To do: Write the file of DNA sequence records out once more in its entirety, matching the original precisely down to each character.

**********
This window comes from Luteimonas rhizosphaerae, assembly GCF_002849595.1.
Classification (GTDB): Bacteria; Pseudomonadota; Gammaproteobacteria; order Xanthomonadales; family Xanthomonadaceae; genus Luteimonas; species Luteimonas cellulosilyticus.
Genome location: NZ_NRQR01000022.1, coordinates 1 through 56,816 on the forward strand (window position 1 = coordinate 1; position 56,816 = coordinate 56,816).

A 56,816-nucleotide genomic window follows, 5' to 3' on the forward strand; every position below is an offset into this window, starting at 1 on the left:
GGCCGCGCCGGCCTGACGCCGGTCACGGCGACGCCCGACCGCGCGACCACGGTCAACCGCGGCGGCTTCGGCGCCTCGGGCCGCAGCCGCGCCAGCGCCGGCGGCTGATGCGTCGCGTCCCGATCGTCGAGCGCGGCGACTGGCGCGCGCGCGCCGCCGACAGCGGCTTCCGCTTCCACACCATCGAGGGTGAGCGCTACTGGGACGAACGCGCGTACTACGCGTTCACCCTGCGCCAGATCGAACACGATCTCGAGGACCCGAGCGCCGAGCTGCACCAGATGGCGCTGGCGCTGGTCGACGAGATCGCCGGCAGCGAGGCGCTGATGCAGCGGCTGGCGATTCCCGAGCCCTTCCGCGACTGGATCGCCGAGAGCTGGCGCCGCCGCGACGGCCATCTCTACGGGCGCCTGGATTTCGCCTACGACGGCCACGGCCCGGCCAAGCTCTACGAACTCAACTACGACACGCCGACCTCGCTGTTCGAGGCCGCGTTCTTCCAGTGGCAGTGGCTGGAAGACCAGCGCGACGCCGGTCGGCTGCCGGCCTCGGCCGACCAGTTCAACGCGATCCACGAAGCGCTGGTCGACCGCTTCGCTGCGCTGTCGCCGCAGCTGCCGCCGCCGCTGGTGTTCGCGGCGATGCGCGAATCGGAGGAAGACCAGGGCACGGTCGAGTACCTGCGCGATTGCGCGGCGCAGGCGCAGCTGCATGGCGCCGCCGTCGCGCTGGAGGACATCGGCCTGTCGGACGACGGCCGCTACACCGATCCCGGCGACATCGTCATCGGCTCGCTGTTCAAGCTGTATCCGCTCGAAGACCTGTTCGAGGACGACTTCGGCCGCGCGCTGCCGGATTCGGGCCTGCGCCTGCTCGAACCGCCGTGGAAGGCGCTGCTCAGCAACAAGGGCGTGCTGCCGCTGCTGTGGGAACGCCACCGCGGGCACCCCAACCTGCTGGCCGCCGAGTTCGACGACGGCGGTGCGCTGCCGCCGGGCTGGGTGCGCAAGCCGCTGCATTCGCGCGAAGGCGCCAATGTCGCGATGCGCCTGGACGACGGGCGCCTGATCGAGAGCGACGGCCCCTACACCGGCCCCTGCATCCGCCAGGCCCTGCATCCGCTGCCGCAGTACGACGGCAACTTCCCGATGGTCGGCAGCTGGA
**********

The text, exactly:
This window comes from Luteimonas rhizosphaerae, assembly GCF_002849595.1.
Classification (GTDB): Bacteria; Pseudomonadota; Gammaproteobacteria; order Xanthomonadales; family Xanthomonadaceae; genus Luteimonas; species Luteimonas cellulosilyticus.
Genome location: NZ_NRQR01000022.1, coordinates 1 through 56,816 on the forward strand (window position 1 = coordinate 1; position 56,816 = coordinate 56,816).

A 56,816-nucleotide genomic window follows, 5' to 3' on the forward strand; every position below is an offset into this window, starting at 1 on the left:
GGCCGCGCCGGCCTGACGCCGGTCACGGCGACGCCCGACCGCGCGACCACGGTCAACCGCGGCGGCTTCGGCGCCTCGGGCCGCAGCCGCGCCAGCGCCGGCGGCTGATGCGTCGCGTCCCGATCGTCGAGCGCGGCGACTGGCGCGCGCGCGCCGCCGACAGCGGCTTCCGCTTCCACACCATCGAGGGTGAGCGCTACTGGGACGAACGCGCGTACTACGCGTTCACCCTGCGCCAGATCGAACACGATCTCGAGGACCCGAGCGCCGAGCTGCACCAGATGGCGCTGGCGCTGGTCGACGAGATCGCCGGCAGCGAGGCGCTGATGCAGCGGCTGGCGATTCCCGAGCCCTTCCGCGACTGGATCGCCGAGAGCTGGCGCCGCCGCGACGGCCATCTCTACGGGCGCCTGGATTTCGCCTACGACGGCCACGGCCCGGCCAAGCTCTACGAACTCAACTACGACACGCCGACCTCGCTGTTCGAGGCCGCGTTCTTCCAGTGGCAGTGGCTGGAAGACCAGCGCGACGCCGGTCGGCTGCCGGCCTCGGCCGACCAGTTCAACGCGATCCACGAAGCGCTGGTCGACCGCTTCGCTGCGCTGTCGCCGCAGCTGCCGCCGCCGCTGGTGTTCGCGGCGATGCGCGAATCGGAGGAAGACCAGGGCACGGTCGAGTACCTGCGCGATTGCGCGGCGCAGGCGCAGCTGCATGGCGCCGCCGTCGCGCTGGAGGACATCGGCCTGTCGGACGACGGCCGCTACACCGATCCCGGCGACATCGTCATCGGCTCGCTGTTCAAGCTGTATCCGCTCGAAGACCTGTTCGAGGACGACTTCGGCCGCGCGCTGCCGGATTCGGGCCTGCGCCTGCTCGAACCGCCGTGGAAGGCGCTGCTCAGCAACAAGGGCGTGCTGCCGCTGCTGTGGGAACGCCACCGCGGGCACCCCAACCTGCTGGCCGCCGAGTTCGACGACGGCGGTGCGCTGCCGCCGGGCTGGGTGCGCAAGCCGCTGCATTCGCGCGAAGGCGCCAATGTCGCGATGCGCCTGGACGACGGGCGCCTGATCGAGAGCGACGGCCCCTACACCGGCCCCTGCATCCGCCAGGCCCTGCATCCGCTGCCGCAGTACGACGGCAACTTCCCGATGGTCGGCAGCTGGA